Millions of Jagannath devotees are keeping their fingers crossed as uncertainty looms large over the conduct of the annual Rath Yatra for the first time in 284 years due to the coronavirus pandemic and the nationwide lockdown.
It is, however, nearly certain that the grand spectacle, which is a high point in the temple calendar cannot be held this year.
The Rath Yatra, which draws nearly a million people from across the world and sees frenzied devotees pull the raths (chariots) of the three deities – Lord Jagannath, Lord Balabhadra and Devi Subhadra - on the Grand Road, is supposed to take place on June 23 this year.
Not just the devotees, even those in charge of the conduct of the grand festival are keeping their fingers crossed. The temple authorities announced on Saturday that any decision on the conduct of the Rath Yatra will be taken only after the nationwide lockdown is lifted after May 3.
“It is up to the Central and state governments to take a call on whether to hold only a token Rath Yatra, in the presence of just servitors (priests) and officials, or none at all,” Puri Gajapati King Dibyasingh Deb, who heads the management committee of the 12th-century shrine, said after a crucial meeting. “We shall wait for the revised guidelines to be issued after the lockdown is lifted on May 3 before deciding on the issue,” he added.
The titular head and the First Devotee of the Lord, however, made it clear that the construction of the chariots cannot begin until May 3 due to the restrictions already in place.
However, a decision has already been taken to hold all important rituals leading up to the Rath Yatra, beginning with Akshaya Tritiya on Sunday, which marks the beginning of the construction of the chariots. The ritual will be held inside the temple premises till the lockdown is in place as per the advice of Jagadguru Swami Nischalananda Saraswati, the Shankaracharya of the Gobardhan Peeth, Puri.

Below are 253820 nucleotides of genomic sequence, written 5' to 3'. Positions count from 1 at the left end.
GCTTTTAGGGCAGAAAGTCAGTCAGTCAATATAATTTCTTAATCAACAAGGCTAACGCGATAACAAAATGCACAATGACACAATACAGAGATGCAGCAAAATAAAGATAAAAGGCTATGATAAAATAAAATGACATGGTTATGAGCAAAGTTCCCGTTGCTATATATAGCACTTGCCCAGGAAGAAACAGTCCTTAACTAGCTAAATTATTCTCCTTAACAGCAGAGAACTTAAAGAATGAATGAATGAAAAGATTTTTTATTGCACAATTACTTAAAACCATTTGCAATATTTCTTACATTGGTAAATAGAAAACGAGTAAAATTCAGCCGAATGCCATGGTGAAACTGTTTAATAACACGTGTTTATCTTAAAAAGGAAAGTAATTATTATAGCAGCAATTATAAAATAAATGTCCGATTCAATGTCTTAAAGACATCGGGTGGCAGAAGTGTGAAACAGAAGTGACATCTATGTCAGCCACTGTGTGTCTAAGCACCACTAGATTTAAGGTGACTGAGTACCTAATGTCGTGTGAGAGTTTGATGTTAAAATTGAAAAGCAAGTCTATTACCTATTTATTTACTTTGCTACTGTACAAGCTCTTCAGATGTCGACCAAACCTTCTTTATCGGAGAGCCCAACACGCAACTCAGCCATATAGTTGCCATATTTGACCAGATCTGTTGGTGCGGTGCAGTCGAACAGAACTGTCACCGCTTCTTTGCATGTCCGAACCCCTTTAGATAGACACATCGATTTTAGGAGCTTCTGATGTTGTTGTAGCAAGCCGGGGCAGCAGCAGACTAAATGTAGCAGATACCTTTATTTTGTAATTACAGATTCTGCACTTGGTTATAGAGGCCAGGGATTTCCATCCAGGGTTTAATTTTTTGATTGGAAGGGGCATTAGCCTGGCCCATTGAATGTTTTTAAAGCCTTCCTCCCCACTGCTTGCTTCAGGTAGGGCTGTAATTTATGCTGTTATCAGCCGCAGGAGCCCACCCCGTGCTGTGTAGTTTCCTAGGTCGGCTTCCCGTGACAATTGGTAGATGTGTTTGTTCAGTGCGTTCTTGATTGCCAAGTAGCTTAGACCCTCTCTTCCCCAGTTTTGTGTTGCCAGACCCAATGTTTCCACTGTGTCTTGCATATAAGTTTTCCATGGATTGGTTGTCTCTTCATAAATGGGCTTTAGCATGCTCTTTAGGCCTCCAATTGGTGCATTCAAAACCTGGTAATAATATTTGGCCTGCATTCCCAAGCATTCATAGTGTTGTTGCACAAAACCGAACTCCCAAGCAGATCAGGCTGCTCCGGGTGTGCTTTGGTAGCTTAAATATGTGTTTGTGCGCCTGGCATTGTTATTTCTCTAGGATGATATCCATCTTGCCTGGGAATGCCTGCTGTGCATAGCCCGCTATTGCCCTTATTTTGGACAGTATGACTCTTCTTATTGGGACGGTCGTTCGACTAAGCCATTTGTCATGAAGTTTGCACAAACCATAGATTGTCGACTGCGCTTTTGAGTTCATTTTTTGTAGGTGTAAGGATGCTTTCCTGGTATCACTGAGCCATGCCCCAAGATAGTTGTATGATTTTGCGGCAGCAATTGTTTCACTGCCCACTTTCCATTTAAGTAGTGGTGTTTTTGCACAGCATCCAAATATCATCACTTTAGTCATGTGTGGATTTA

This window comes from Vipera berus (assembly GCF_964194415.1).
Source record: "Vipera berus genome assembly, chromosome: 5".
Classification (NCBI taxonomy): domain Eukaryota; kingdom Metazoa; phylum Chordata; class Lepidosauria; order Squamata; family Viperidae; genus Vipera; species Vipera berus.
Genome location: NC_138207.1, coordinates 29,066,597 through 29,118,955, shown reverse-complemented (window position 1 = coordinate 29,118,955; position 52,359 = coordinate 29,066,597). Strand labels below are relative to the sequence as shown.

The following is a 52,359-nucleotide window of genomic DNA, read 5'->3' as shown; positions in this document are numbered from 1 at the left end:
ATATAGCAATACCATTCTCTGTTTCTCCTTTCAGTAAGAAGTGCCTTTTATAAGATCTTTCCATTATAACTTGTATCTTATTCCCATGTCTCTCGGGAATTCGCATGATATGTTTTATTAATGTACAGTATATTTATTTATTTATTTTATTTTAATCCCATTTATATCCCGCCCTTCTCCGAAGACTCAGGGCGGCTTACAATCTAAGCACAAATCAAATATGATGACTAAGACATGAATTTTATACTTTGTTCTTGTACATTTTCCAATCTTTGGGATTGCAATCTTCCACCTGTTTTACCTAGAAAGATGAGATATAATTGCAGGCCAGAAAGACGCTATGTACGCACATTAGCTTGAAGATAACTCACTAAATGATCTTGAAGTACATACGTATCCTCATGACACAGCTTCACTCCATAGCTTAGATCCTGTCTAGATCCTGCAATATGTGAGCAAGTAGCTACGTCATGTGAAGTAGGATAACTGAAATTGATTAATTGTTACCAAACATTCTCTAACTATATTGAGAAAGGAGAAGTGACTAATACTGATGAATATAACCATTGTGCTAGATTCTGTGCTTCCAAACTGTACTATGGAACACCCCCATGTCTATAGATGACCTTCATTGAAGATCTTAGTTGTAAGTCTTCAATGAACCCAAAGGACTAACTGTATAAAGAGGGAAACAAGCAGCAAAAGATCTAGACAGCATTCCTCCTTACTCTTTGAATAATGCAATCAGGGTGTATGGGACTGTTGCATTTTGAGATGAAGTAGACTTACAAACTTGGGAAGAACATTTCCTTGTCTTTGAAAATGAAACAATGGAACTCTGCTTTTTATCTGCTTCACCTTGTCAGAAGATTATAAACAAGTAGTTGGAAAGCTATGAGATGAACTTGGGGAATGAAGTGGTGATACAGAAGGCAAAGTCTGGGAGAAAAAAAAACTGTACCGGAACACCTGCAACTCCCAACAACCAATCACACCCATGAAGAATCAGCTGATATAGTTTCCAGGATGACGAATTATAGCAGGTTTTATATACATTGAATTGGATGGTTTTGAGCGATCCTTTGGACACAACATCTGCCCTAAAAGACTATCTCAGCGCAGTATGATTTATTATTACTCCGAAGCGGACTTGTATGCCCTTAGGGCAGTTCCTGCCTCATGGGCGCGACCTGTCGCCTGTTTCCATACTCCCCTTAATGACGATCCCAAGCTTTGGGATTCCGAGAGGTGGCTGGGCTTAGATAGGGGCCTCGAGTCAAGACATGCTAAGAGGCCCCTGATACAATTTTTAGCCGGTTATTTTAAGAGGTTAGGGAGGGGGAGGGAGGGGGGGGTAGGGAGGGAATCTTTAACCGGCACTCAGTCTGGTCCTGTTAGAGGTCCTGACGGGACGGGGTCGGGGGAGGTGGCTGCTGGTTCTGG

The decision was taken after a delegation of the temple management committee, led by the Gajapati King and officials of the Shree Jagannath Temple Administration (SJTA) met the Puri Shankaracharya last evening.
“The Shankaracharya was of the view that none of the rituals connected with the Rath Yatra can be done away with. But since the lockdown is in force till May 3, it cannot be held outside as is done every year. Hence, the rituals scheduled till then will have to be done inside the Meghanad Pacheri (the tall boundary wall around the temple),” the Puri King said after the meeting.
Even the rituals leading up to the Car Festival like Snana Purnima, ‘anasara’ (when the Lord goes into a 14-day ‘quarantine’ after falling sick during the Snana Purnima) and Chandan Yatra are no small affairs. Thousands of local devotees converge on the pilgrim town to witness each of these events. Even the construction of the chariots, which was supposed to begin on Akshaya Tritiya day tomorrow and takes place in full public view right in front of the temple, draws a large crowd of curious devotees. No wonder most devotees are rather disappointed about the fact that the grand spectacle cannot be held on the scale it is organised every year.
“I have never failed to come to Puri and pull the chariot on Rath Yatra day in the last 28 years. I am very disappointed that I cannot partake of this unique and exhilarating experience this year ,” Bikash Ranjan Behera, a devotee from Kendrapara, told Outlook.
Not every devotee, however, is disappointed. Some do understand the gravity of the situation. “He is the Lord of Universe. And I am sure He would not want something that can harm the world and its people. I am perfectly happy with it if there is no Rath Yatra this year. Saving life is more important,” said Sanjulata Rout, a housewife in Bhubaneswar.
Asit Mohanty, a researcher who has written extensively on the Jagannath cult and the myriad temple rituals, is not in favour of doing away with the Rath Yatra altogether.
“The Rath Yatra has not been cancelled in the last 284 years despite the fact that the state has witnessed much bigger crises like the Naa’anka Durbhikhya (the Great Famine of 1766 which is believed to have killed millions of people) and the spread of cholera. So, it will be really unfortunate if the tradition is broken. But since we cannot ignore the threat of Corona, we can have a restricted Rath Yatra where servitors observe all the rituals, maintaining the Corona induced protocol while barring the people from taking part in it,” he said.
In case the Rath Yatra is held the way Mohanty has suggested, devotees will have the opportunity of watching it live on TV. But it will not quite be the same experience because it’s the million-strong crowd and their collective, frenzied and full-throated chants of “Jay Jagannath” are what give the grand event its epical flavour.